I decided to visit Zaporizhia (see also Zaporozhye; Zaporizhzhya; or perversely Saporoshje) because it fulfilled the following criteria: I could get a train there from where I currently live, in Dnipro; and it has a hostel. The logic behind this was that seeing as Dnipro has somewhere between 0-1 hostels, it was potentially going to be more fun than sitting around here. I knew absolutely nothing about the city before I booked the trip there, and not much more by the time I got there.
I’m going to start this off by saying that every single person I came into contact with in ZP was so kind and so hospitable, from the taxi driver who picked me up from the train station and was super worried about dropping me off until I assured him that I could see my hostel; right up to the waitress at the cafe who called me a taxi to the station (for my return journey) who walked me outside to make sure I got in safely.
Orginally known as Aleksandrovsk, ZP was renamed in 1921. Zaporizhia literally translates to ‘beyond the rapids’, which I found somewhat ironic as it is home to the Dnieper Hydroelectric Station (read: dam). ZP is most famous as being the home of Zaporizhian Cossacks on Khortytsia Island. The main street was recently renamed, changing from Prospekt Lenina to Prospekt Soborniy, as part of Ukraine’s decommunisation laws. However, while all the signs and all the maps say Soborniy, 100% of the locals I spoke to still referred to it as Lenina, so keep that in mind if you need to get a taxi or ask for directions.
I got in late on Friday night, so my first proper experience of ZP was Saturday. I got the bus to Khortytsia Island (read about how to do that here. I enjoyed walking around the island a hell of a lot more than I enjoyed the actual Sich. It felt like a tourist attraction, contrived, something that you would bring your kids to so that they could ‘learn about history’. It wasn’t bad, but it wasn’t great either. I watched some guys dressed as Cossacks throwing axes for a bit. I went inside the big church, which wasn’t particularly beautiful but did smell delightfully piney. But, for 24 UAH (less than $1 US) I got my money’s worth.
I left the Sich and walked aimlessly for a bit until I found a lady just off the carpark with a makeshift archery set-up. I stood around waiting for her to do something cool when she came over to me and started speaking in Russian. Between my poor Russian and her poor English, I eventually understood that I could do archery. 50 UAH for 20 arrows. Why not? Turns out it was the most fun I had all day.
I walked around the island some more, took some photos of the dam and the cliffs. By this point I was starving, and I hadn’t packed any snacks because I’m an idiot. The only place I could find to eat was the Zaporizka Sich restaurant, on the main road to the north part of the island. I was certain it was going to be a giant tourist trap, but I could feel a hungry headache coming on so I just did it. The menu was available in English, but the waitstaff only spoke Ukrainian/Russian. They had a lot of traditional Ukrainian dishes and the prices were actually quite reasonable. I had the Khortytsian salad (baby spinach, sliced tomato, red peppers/capsicum, fried mushrooms, boiled quails eggs, parmesan, olive oil) and it was smack-yo-mamma good. However, the varenikiy (AKA pierogi – think dumplings filled with mashed potato) were meh at best and the pampushky (delightfully fluffy bread rolls, usually with garlic) were stale. Sigh.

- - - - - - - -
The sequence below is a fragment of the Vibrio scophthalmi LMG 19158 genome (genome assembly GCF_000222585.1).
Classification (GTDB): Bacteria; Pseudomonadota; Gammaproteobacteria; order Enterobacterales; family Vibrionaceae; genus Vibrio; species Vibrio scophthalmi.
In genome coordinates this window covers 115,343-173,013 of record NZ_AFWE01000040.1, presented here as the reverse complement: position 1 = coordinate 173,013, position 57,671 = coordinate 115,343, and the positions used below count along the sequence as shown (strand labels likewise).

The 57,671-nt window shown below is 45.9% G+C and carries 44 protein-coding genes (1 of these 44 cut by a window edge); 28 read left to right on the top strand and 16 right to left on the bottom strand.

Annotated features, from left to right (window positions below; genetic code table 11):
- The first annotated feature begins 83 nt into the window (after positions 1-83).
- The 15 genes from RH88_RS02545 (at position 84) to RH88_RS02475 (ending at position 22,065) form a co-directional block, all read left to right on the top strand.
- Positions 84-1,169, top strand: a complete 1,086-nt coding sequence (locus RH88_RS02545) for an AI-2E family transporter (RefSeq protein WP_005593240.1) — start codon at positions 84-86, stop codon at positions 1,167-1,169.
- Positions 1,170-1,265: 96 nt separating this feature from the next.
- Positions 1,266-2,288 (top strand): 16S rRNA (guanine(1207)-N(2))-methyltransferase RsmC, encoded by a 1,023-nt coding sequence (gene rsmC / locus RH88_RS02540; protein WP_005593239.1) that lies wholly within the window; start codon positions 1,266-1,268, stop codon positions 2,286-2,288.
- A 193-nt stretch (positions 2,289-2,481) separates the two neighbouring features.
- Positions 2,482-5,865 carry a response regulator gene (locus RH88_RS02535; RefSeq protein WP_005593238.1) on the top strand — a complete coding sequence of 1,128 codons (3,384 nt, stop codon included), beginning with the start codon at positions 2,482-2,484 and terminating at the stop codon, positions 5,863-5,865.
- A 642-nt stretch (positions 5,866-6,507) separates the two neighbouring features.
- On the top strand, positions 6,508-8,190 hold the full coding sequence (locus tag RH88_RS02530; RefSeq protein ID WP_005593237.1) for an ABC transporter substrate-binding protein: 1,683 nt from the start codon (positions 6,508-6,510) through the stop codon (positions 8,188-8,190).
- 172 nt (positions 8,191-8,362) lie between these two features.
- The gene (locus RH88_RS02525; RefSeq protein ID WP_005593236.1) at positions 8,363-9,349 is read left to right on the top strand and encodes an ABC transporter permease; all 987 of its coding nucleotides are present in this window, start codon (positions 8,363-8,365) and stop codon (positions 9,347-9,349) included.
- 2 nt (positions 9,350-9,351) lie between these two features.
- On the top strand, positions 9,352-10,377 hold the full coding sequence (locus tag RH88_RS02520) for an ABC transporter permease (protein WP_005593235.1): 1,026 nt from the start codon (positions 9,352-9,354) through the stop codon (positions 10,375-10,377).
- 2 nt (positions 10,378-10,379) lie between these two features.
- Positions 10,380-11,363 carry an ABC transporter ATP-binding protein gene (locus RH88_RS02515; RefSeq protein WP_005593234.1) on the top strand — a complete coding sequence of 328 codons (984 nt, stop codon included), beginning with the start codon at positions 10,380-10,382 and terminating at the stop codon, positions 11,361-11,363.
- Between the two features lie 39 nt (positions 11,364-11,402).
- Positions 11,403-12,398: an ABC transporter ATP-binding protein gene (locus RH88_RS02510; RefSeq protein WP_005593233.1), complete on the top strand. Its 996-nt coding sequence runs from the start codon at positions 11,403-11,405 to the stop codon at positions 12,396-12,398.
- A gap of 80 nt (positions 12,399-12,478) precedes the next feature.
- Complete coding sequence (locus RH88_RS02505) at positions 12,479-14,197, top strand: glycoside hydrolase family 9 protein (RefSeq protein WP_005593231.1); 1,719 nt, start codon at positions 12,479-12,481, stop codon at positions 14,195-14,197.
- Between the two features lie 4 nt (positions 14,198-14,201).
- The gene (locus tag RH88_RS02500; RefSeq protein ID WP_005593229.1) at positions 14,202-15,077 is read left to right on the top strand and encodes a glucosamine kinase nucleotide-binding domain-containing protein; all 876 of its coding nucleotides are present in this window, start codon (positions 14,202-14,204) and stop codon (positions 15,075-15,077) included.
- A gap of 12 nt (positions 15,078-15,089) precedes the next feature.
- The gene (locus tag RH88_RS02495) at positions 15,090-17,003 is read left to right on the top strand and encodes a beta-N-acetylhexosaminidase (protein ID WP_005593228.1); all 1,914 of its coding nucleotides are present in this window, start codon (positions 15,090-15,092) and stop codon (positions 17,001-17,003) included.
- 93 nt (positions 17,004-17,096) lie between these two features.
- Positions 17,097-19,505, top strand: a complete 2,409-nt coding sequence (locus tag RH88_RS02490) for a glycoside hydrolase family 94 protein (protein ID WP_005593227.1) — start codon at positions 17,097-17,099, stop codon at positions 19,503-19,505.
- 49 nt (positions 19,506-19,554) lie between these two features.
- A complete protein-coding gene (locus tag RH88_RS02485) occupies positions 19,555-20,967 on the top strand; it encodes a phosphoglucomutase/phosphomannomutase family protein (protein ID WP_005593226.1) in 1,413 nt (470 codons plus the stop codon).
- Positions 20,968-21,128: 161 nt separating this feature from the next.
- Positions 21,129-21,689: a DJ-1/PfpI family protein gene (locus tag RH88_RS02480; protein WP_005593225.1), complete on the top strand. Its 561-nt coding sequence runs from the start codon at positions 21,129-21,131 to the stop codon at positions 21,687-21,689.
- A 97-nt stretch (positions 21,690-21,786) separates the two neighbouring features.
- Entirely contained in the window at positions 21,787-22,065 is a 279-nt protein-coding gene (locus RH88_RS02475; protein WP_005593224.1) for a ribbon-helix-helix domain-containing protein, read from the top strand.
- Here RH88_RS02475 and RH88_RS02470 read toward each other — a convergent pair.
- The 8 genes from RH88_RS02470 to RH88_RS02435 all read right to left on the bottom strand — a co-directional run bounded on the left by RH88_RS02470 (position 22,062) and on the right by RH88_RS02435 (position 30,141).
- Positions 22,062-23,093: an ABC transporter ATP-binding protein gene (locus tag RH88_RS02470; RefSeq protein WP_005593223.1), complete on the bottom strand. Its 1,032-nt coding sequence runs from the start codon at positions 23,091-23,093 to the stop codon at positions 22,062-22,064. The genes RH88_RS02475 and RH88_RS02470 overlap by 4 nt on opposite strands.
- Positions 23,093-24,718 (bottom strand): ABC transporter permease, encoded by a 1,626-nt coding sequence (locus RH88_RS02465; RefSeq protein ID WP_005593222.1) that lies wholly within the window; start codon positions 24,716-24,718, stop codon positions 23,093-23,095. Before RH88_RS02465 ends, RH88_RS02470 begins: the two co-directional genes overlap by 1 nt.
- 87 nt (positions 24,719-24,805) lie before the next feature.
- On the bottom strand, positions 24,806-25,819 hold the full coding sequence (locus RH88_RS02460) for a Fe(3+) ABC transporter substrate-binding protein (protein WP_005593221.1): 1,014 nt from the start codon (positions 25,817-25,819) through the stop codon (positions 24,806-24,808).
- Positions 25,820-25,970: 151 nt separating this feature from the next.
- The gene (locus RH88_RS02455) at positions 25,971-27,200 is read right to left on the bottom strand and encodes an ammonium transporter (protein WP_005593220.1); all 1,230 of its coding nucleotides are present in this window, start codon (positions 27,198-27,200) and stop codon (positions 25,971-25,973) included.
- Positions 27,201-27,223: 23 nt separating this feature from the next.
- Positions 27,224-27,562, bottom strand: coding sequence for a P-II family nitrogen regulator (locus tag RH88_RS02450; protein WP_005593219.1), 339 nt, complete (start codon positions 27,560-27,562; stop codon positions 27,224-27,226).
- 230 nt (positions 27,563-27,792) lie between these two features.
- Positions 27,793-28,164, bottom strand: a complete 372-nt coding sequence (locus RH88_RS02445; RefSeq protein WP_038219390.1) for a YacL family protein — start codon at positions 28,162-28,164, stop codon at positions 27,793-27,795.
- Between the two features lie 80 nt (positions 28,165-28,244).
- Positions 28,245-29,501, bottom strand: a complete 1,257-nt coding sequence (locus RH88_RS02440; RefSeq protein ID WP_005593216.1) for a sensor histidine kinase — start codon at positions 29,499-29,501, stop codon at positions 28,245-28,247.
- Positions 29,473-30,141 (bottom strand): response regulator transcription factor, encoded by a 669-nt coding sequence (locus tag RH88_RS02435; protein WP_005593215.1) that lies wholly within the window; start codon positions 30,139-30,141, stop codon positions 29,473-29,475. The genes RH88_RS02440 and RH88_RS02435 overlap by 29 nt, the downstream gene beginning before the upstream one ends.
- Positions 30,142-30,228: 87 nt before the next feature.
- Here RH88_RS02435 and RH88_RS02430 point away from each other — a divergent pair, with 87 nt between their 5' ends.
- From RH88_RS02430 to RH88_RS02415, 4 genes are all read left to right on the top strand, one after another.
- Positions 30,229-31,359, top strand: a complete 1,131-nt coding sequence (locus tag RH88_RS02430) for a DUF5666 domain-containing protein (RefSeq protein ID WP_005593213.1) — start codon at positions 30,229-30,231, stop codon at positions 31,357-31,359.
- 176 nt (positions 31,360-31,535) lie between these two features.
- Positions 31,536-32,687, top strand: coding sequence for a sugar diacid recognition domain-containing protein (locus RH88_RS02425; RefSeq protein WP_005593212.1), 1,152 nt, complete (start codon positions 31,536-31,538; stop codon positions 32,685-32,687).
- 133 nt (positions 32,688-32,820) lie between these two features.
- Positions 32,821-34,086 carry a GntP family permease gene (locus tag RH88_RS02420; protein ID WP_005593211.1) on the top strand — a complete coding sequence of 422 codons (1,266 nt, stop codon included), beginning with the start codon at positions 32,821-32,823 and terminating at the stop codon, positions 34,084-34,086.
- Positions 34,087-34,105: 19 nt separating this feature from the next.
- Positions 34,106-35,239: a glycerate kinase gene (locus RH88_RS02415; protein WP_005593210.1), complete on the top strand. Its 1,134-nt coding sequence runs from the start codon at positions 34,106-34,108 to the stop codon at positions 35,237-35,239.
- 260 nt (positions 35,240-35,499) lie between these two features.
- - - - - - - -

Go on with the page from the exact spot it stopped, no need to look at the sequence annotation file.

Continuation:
The only other thing I really wanted to see was a 700 year-old oak tree that was significant to the Cossacks. I figured it would be on the island, but I hadn’t been able to find it anywhere. I got one of the waitresses to show me on the map and found out its actually on the other side of the Dnieper River from downtown ZP, about a 12 minute taxi ride from the restaurant. For reasons that are no longer all that clear to me, I decided to walk the 6.4km to the tree instead. I think the logic was ‘well what else are you gonna do all afternoon??’. It took about 80 minutes, and I don’t really recommend unless you’re really interested in the suburban streets of Ukraine.
I did, however, see this sneaky Lenin about 500m before I got to the tree (on Shushenska St. if you’re interested).
I finally got there and this tree is dead. Like, on a scale of one to dead it is a thousand. I had seen photos online before I went and had thought to myself “what are those white flagpole-type-things??”. They’re holding the tree up. They’re the only thing keeping the branches off the ground. Sigh.
You can find the Zaporizhian Oak at Taras Bulby St 14, or on Google Maps it’s listed as Zaporozhskiy Dub.
While I was taking this photo, two boys came up to me and started speaking to me in Russian. The only words I understood were “you may”, “photograph” and “camera”. They didn’t seem to get the hint when I said that I only speak English (I may have confused them because I said it in Russian), and even when I started talking in English they wouldn’t leave me alone. I thought maybe they wanted me to take their photo, but even that didn’t help. Upon reflection I think they probably wanted to take my photo and run away with my camera. Proceed with caution.
Around the “tree” there was a nice church, some carved wooden statues and some pretty cool graffiti. I didn’t go in the church because there was a service in progress. I left the tree, got a taxi back to my accommodation and rewarded myself with a lie-down followed by pizza.
Sunday I decided to walk along the main prospekt and see what Soviet leftovers I could find. There’s a scattering of hammer and sickle motifs on a lot of the buildings, but you have to really be looking for it. Mosaics. Obtrusive war memorials. Circus. If you’ve been to Eastern Europe, you probably know the drill.
On the whole, Zaporizhia is pretty industrial and there isn’t a whole lot to see there. Have you been? Let me know what you think!